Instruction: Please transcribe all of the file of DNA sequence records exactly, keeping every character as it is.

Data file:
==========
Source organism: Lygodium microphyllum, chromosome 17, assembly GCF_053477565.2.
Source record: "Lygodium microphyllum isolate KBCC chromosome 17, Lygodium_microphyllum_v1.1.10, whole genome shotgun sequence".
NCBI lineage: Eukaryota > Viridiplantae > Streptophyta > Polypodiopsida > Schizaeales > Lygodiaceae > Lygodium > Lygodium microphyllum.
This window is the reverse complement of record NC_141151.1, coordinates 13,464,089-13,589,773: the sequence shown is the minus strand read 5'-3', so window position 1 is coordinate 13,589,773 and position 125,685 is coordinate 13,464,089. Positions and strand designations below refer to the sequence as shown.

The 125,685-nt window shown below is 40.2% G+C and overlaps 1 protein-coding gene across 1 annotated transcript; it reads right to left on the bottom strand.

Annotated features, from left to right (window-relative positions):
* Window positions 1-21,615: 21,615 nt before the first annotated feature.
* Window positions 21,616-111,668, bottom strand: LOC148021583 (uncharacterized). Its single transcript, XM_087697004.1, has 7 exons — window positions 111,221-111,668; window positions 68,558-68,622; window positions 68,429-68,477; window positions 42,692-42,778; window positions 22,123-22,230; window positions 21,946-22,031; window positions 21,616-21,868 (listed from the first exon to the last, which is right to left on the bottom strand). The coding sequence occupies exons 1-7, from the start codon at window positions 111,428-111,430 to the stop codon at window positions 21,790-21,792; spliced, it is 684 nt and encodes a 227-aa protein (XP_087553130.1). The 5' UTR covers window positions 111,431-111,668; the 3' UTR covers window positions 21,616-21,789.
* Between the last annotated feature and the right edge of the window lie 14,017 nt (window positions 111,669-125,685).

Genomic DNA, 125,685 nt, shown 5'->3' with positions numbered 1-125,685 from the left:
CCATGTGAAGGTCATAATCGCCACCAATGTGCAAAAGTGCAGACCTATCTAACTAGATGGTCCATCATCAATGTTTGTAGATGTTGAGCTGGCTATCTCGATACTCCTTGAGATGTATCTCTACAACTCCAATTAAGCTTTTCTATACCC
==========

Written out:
Source organism: Lygodium microphyllum, chromosome 17, assembly GCF_053477565.2.
Source record: "Lygodium microphyllum isolate KBCC chromosome 17, Lygodium_microphyllum_v1.1.10, whole genome shotgun sequence".
NCBI lineage: Eukaryota > Viridiplantae > Streptophyta > Polypodiopsida > Schizaeales > Lygodiaceae > Lygodium > Lygodium microphyllum.
This window is the reverse complement of record NC_141151.1, coordinates 13,464,089-13,589,773: the sequence shown is the minus strand read 5'-3', so window position 1 is coordinate 13,589,773 and position 125,685 is coordinate 13,464,089. Positions and strand designations below refer to the sequence as shown.

The 125,685-nt window shown below is 40.2% G+C and overlaps 1 protein-coding gene across 1 annotated transcript; it reads right to left on the bottom strand.

Annotated features, from left to right (window-relative positions):
* Window positions 1-21,615: 21,615 nt before the first annotated feature.
* Window positions 21,616-111,668, bottom strand: LOC148021583 (uncharacterized). Its single transcript, XM_087697004.1, has 7 exons — window positions 111,221-111,668; window positions 68,558-68,622; window positions 68,429-68,477; window positions 42,692-42,778; window positions 22,123-22,230; window positions 21,946-22,031; window positions 21,616-21,868 (listed from the first exon to the last, which is right to left on the bottom strand). The coding sequence occupies exons 1-7, from the start codon at window positions 111,428-111,430 to the stop codon at window positions 21,790-21,792; spliced, it is 684 nt and encodes a 227-aa protein (XP_087553130.1). The 5' UTR covers window positions 111,431-111,668; the 3' UTR covers window positions 21,616-21,789.
* Between the last annotated feature and the right edge of the window lie 14,017 nt (window positions 111,669-125,685).

Genomic DNA, 125,685 nt, shown 5'->3' with positions numbered 1-125,685 from the left:
CCATGTGAAGGTCATAATCGCCACCAATGTGCAAAAGTGCAGACCTATCTAACTAGATGGTCCATCATCAATGTTTGTAGATGTTGAGCTGGCTATCTCGATACTCCTTGAGATGTATCTCTACAACTCCAATTAAGCTTTTCTATACCC